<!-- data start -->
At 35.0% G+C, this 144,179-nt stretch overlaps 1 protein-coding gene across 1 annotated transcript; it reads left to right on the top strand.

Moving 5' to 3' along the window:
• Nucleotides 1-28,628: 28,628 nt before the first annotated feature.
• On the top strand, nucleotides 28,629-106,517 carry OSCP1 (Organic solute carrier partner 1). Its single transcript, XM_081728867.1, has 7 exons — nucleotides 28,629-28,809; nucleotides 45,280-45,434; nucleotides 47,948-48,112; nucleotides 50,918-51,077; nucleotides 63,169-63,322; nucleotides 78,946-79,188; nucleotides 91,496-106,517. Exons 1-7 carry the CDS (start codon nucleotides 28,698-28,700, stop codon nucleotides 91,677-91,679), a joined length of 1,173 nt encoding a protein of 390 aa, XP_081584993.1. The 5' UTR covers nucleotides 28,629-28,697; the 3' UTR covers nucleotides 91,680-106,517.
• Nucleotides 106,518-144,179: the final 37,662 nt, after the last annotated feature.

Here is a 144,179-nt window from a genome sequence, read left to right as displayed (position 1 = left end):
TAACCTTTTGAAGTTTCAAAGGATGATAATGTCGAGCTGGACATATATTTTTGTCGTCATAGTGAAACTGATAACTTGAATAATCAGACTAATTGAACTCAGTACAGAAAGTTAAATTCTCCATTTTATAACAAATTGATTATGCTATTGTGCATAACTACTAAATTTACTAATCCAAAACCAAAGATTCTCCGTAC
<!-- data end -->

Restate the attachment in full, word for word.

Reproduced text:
At 35.0% G+C, this 144,179-nt stretch overlaps 1 protein-coding gene across 1 annotated transcript; it reads left to right on the top strand.

Moving 5' to 3' along the window:
• Nucleotides 1-28,628: 28,628 nt before the first annotated feature.
• On the top strand, nucleotides 28,629-106,517 carry OSCP1 (Organic solute carrier partner 1). Its single transcript, XM_081728867.1, has 7 exons — nucleotides 28,629-28,809; nucleotides 45,280-45,434; nucleotides 47,948-48,112; nucleotides 50,918-51,077; nucleotides 63,169-63,322; nucleotides 78,946-79,188; nucleotides 91,496-106,517. Exons 1-7 carry the CDS (start codon nucleotides 28,698-28,700, stop codon nucleotides 91,677-91,679), a joined length of 1,173 nt encoding a protein of 390 aa, XP_081584993.1. The 5' UTR covers nucleotides 28,629-28,697; the 3' UTR covers nucleotides 91,680-106,517.
• Nucleotides 106,518-144,179: the final 37,662 nt, after the last annotated feature.

Here is a 144,179-nt window from a genome sequence, read left to right as displayed (position 1 = left end):
TAACCTTTTGAAGTTTCAAAGGATGATAATGTCGAGCTGGACATATATTTTTGTCGTCATAGTGAAACTGATAACTTGAATAATCAGACTAATTGAACTCAGTACAGAAAGTTAAATTCTCCATTTTATAACAAATTGATTATGCTATTGTGCATAACTACTAAATTTACTAATCCAAAACCAAAGATTCTCCGTAC